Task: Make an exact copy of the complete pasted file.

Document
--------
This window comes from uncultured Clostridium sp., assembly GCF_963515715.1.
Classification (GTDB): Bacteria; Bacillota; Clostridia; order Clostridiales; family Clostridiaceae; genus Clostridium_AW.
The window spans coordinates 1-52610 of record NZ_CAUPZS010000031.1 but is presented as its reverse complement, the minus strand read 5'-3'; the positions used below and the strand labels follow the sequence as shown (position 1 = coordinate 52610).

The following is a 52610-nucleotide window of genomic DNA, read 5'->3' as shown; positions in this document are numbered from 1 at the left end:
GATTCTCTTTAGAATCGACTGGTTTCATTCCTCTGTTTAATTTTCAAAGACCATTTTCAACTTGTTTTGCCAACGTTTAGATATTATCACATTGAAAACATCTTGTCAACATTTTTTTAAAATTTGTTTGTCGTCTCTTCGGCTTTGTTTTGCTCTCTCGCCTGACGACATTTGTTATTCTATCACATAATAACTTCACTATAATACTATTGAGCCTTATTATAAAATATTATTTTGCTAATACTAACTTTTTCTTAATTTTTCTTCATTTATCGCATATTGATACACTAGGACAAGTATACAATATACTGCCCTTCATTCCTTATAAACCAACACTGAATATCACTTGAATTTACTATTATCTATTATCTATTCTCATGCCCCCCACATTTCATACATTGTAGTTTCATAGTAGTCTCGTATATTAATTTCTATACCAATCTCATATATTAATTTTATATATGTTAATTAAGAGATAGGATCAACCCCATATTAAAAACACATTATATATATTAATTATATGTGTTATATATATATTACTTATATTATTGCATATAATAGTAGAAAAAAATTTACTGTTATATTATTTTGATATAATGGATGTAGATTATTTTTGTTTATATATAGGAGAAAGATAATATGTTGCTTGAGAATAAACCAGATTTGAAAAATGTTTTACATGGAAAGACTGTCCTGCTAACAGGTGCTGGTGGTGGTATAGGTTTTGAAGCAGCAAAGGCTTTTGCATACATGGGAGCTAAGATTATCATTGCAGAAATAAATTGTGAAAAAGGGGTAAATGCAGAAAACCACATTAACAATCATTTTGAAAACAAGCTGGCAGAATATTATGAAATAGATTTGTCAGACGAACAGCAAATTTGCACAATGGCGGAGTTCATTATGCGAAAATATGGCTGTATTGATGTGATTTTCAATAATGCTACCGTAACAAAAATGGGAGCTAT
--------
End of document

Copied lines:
This window comes from uncultured Clostridium sp., assembly GCF_963515715.1.
Classification (GTDB): Bacteria; Bacillota; Clostridia; order Clostridiales; family Clostridiaceae; genus Clostridium_AW.
The window spans coordinates 1-52610 of record NZ_CAUPZS010000031.1 but is presented as its reverse complement, the minus strand read 5'-3'; the positions used below and the strand labels follow the sequence as shown (position 1 = coordinate 52610).

The following is a 52610-nucleotide window of genomic DNA, read 5'->3' as shown; positions in this document are numbered from 1 at the left end:
GATTCTCTTTAGAATCGACTGGTTTCATTCCTCTGTTTAATTTTCAAAGACCATTTTCAACTTGTTTTGCCAACGTTTAGATATTATCACATTGAAAACATCTTGTCAACATTTTTTTAAAATTTGTTTGTCGTCTCTTCGGCTTTGTTTTGCTCTCTCGCCTGACGACATTTGTTATTCTATCACATAATAACTTCACTATAATACTATTGAGCCTTATTATAAAATATTATTTTGCTAATACTAACTTTTTCTTAATTTTTCTTCATTTATCGCATATTGATACACTAGGACAAGTATACAATATACTGCCCTTCATTCCTTATAAACCAACACTGAATATCACTTGAATTTACTATTATCTATTATCTATTCTCATGCCCCCCACATTTCATACATTGTAGTTTCATAGTAGTCTCGTATATTAATTTCTATACCAATCTCATATATTAATTTTATATATGTTAATTAAGAGATAGGATCAACCCCATATTAAAAACACATTATATATATTAATTATATGTGTTATATATATATTACTTATATTATTGCATATAATAGTAGAAAAAAATTTACTGTTATATTATTTTGATATAATGGATGTAGATTATTTTTGTTTATATATAGGAGAAAGATAATATGTTGCTTGAGAATAAACCAGATTTGAAAAATGTTTTACATGGAAAGACTGTCCTGCTAACAGGTGCTGGTGGTGGTATAGGTTTTGAAGCAGCAAAGGCTTTTGCATACATGGGAGCTAAGATTATCATTGCAGAAATAAATTGTGAAAAAGGGGTAAATGCAGAAAACCACATTAACAATCATTTTGAAAACAAGCTGGCAGAATATTATGAAATAGATTTGTCAGACGAACAGCAAATTTGCACAATGGCGGAGTTCATTATGCGAAAATATGGCTGTATTGATGTGATTTTCAATAATGCTACCGTAACAAAAATGGGAGCTAT